And Now My Soul Is Hardened (Online version)
We will focus primarily on youths who spent all, or at least most, of their time in the street. Our gaze thus takes in juveniles who drifted out of families, as well as the more obvious millions orphaned, discarded, or otherwise separated involuntarily from parents. Those who remained at home will not be included, regardless of the abuse or neglect they may have experienced there. Soviet administrators responsible for raising indigent children inclined toward a similar sense of their mission’s scope, for even the narrowest definition of the besprizornye yielded more candidates than state institutions could absorb. The time when other youths, living with parents in unsatisfactory settings, could be lodged in children’s homes together with the nation’s orphans—a goal often avowed immediately following the Revolution—quickly receded far over the horizon.
Thus defined, the besprizornye represented first and foremost a stubborn challenge remaining to confront the Bolsheviks after their victory in the Civil War. The dismaying presence of countless young beggars and thieves underscored how deeply war and famine plague a society long after guns fall silent and crops return to fields. Even a wealthier and more experienced government than the one newly ensconced in Moscow would have been hard pressed to overcome rapidly the adversity bequeathed by nearly a decade of catastrophes. Later in the 1920s, though the street children’s ranks diminished considerably, factors such as rural poverty and the unraveling of traditional families spawned additional urchins at a rate that frustrated the government’s attempts to rid the country of their misfortune. As a result, in Alexander Solzhenitsyn’s estimation, any description of Soviet urban life in this period remains incomplete without attention to abandoned juveniles, so common were they in train stations, markets, and other public places.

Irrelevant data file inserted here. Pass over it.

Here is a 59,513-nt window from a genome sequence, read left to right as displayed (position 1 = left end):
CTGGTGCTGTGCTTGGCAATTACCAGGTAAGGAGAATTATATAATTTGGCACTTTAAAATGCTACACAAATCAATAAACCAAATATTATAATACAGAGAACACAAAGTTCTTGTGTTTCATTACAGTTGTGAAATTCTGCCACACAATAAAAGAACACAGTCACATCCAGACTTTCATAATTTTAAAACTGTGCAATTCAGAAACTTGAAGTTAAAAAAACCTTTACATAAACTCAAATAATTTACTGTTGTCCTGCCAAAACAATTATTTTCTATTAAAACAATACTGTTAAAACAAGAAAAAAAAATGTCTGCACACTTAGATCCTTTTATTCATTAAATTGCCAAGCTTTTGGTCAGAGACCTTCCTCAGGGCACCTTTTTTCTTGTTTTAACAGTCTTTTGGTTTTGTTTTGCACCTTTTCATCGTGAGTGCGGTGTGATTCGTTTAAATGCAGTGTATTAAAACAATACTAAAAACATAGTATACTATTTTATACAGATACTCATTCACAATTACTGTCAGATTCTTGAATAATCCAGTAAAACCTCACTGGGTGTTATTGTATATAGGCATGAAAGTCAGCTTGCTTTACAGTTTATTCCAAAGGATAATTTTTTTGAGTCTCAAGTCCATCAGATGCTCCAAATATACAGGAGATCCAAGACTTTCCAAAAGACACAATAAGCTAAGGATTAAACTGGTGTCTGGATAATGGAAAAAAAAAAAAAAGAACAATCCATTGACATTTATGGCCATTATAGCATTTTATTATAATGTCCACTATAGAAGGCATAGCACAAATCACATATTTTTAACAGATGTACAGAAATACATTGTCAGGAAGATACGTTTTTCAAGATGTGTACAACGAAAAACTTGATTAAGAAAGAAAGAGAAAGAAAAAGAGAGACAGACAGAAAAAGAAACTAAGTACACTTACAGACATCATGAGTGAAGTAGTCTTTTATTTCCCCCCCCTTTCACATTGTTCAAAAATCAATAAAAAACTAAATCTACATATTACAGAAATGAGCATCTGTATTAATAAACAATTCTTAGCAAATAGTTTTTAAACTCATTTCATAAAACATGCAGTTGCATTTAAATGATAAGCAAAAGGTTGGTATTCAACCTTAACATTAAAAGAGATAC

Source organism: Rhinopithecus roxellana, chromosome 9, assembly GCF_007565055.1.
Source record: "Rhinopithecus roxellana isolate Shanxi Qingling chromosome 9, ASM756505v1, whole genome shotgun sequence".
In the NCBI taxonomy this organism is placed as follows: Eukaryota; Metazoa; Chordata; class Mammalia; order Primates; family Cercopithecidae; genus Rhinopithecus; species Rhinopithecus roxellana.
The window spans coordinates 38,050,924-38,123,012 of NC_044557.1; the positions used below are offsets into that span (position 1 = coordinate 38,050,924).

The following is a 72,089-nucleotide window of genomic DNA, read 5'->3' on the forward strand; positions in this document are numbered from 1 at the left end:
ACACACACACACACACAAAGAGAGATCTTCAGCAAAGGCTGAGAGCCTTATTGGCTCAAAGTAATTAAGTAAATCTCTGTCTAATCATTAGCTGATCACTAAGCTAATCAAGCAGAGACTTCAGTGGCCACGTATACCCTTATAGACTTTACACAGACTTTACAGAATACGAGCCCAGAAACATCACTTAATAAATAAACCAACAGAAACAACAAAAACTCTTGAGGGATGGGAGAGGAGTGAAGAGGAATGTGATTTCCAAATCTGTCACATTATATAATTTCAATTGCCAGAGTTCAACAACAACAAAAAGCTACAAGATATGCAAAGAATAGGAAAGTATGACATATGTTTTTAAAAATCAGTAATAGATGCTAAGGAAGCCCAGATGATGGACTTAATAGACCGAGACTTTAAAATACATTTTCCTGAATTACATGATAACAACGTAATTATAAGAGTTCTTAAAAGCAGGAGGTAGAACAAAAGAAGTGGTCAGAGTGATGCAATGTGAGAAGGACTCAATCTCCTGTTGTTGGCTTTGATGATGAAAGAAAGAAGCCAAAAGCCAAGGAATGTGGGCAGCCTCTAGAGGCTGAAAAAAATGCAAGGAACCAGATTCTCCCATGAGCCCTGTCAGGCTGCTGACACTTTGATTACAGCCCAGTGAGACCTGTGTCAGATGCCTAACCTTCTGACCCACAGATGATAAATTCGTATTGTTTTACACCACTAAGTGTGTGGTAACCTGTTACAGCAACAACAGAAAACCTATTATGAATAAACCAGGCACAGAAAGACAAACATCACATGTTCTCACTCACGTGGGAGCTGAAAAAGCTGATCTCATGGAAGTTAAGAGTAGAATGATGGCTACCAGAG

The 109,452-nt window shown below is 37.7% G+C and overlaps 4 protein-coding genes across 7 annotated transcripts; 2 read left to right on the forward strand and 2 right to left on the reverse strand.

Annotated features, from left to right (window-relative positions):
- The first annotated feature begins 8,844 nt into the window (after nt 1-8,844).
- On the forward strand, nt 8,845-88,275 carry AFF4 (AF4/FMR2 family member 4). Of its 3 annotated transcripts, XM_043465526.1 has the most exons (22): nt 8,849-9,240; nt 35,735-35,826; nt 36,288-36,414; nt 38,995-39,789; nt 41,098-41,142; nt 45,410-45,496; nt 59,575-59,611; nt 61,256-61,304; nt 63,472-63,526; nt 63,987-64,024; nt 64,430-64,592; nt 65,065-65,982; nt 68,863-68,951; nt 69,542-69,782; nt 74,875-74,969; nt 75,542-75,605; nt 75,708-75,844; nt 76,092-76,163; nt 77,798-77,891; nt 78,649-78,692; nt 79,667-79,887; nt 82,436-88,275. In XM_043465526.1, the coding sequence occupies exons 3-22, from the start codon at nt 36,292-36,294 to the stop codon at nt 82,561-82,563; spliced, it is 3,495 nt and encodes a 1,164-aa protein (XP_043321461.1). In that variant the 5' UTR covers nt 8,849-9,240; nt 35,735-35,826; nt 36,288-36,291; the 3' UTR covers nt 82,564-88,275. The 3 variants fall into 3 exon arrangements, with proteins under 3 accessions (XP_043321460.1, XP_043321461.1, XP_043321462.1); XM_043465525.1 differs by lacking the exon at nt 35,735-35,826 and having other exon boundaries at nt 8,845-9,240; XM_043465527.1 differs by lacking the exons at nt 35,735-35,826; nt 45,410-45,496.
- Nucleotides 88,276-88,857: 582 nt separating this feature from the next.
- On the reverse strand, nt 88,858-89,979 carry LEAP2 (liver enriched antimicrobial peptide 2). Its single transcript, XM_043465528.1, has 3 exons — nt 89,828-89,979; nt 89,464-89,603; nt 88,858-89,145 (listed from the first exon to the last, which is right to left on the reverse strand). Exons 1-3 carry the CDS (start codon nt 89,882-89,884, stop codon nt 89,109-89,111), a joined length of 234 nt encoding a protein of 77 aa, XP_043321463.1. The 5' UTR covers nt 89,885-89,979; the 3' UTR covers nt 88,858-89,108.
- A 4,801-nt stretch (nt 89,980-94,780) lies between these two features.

Read, And Now My Soul Is Hardened (Online version)
From Stalin and his lover aged 13
The story was too shocking to believe. But now that Stalin was dead, his successor Nikita Khrushchev decided he had to investigate the astonishing rumour about the monster's sexual depravity.
It was claimed that when he was in his 30s and before he became leader, Stalin had raped or seduced, even fathered a child with, a girl who was just 13 years old - and had been indicted for the under-age seduction by the police.
The tale had long been dismissed as just another piece of Western anti-Stalin propaganda[...] It had first surfaced soon after he took over from Lenin as Soviet dictator in 1924, appearing in the "scurrilous" tabloids and emigre journals in the West that were banned in the newly-formed Soviet Union.[...]during his reign of terror the rumour had all but disappeared - no one dared breathe a critical word about the tyrant in those years.
But on his death in 1953 it had resurfaced. And now Khrushchev, having heard the story of the under-age girl, had commissioned his KGB boss General Ivan Serov to investigate in great secrecy.
As Stalin's biographer, I had heard the story but it seemed so outrageous as to be incredible: like most historians, I simply believed that it was mere propaganda.
It did not sound like the Stalin we knew: he was married twice but usually he was portrayed, somewhat like Hitler, as a freakish inhuman monster, so unnaturally obsessed with power that he was uninterested in sex.